- This page contains pictures and information about Leafhoppers and
Treehoppers that we found in the Brisbane area,
- Leafhopper Nymphs
- Leafhoppers are tent-shaped insects which resemble
small cicadas. Some species are green in colour, some are brown while
some are black with white, red or creamy-yellow markings. The nymphal stages resemble the adults but wings are absent.
Most leafhopper species live in colonies
of mixed stages while few other species are solitary.
- Leafhoppers are small, plants
feeding insects ranging in colour from green, through yellow-green to brown.
They can be found on tree trunks, stems and leaves. They feed by sucking the sap
- Different leafhopper nymph 6mm Nymph
Attended by ants
of them jump, so their name hoppers. Some of their adults are active flyers.
- Several species are
attended by ants which collect the sugary secretions (honeydew) produced by
the leafhoppers. An airborne fungal disease – sooty mould
– is sometimes associated with the honeydew.
- They are small, plants feeding insects ranging in colour from green,
through yellow-green to brown. They can be found on tree trunks, stems and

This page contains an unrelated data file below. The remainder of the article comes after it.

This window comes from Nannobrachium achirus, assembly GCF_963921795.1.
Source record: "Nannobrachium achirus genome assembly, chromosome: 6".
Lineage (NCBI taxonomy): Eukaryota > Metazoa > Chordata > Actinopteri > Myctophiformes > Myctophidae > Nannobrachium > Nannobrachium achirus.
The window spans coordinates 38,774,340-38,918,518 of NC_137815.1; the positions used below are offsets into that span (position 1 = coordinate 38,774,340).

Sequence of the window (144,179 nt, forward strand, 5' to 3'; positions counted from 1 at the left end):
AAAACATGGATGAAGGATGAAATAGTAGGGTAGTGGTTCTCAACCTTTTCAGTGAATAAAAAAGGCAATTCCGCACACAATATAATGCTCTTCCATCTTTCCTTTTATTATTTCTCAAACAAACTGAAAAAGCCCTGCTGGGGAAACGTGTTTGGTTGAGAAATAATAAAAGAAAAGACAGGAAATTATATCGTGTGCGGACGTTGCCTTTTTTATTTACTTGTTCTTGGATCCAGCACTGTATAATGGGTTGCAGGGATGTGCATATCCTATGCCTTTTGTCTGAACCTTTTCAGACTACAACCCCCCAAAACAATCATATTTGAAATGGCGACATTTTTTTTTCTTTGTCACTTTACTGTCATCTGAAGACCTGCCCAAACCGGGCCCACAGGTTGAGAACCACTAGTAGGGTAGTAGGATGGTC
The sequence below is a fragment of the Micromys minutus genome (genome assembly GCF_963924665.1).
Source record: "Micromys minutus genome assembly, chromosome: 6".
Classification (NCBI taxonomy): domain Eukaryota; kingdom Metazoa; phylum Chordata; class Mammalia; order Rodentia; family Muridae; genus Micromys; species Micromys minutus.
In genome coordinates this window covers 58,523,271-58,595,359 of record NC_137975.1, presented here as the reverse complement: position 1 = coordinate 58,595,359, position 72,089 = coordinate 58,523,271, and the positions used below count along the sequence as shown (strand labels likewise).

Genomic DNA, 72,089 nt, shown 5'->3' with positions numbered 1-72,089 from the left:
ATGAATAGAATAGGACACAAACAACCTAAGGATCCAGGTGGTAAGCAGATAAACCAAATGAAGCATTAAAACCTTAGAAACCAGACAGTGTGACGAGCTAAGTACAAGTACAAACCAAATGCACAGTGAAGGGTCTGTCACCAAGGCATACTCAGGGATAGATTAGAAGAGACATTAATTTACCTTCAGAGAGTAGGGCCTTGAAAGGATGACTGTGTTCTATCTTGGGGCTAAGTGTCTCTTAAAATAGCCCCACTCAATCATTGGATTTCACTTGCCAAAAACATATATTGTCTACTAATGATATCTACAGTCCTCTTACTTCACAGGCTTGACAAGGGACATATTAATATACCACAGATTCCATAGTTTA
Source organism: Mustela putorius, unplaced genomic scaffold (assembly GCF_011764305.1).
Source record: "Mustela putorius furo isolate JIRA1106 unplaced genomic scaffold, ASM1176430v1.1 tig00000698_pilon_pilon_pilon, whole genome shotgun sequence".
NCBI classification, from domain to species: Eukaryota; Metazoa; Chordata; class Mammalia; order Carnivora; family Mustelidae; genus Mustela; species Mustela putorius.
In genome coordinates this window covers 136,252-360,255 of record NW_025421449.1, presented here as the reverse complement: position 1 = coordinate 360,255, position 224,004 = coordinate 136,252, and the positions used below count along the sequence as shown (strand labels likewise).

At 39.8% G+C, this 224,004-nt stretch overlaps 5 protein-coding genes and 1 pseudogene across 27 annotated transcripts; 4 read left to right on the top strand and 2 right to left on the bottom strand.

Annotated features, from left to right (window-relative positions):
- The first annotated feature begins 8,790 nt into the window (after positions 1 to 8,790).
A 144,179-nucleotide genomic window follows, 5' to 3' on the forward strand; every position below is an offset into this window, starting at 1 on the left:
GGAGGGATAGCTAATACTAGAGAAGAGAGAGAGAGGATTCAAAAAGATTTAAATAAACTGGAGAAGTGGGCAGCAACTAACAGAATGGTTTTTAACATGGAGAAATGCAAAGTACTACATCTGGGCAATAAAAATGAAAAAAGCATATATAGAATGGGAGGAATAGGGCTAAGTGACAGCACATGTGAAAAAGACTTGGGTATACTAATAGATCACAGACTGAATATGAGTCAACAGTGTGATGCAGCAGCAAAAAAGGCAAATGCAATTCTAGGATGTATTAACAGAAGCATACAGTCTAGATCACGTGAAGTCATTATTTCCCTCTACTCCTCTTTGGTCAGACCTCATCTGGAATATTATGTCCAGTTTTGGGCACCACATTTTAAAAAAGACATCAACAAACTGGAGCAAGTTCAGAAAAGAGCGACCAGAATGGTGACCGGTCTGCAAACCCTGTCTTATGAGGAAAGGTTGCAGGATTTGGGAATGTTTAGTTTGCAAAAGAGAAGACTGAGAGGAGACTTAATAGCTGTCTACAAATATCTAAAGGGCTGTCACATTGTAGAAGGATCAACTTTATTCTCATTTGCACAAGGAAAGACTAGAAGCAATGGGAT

leaves. They feed by sucking the sap of plants. All of them jump, so their
name hoppers. Some of their adults are active flyer.
- Members in this family have the enlarged pronotum extending back over
the abdomen between wings, which gives them the bizarre looking body shape.
Many species also have the pronotum extending forward so that they are
horned. Some may mimic thorns on their host plant.
- 1. Insects
of Australia, CSIRO, Division of Entomology, Melbourne University
Press, 2nd Edition 1991, pp 469.
- 2. The leafhoppers and froghoppers of Australia and New Zealand (Homoptera: Cicadelloidea and Cercopoidea) - J W Evans, Australian Museum,
- 3. Northern
Territory Insects, A Comprehensive Guide CD - Graham Brown, 2009.
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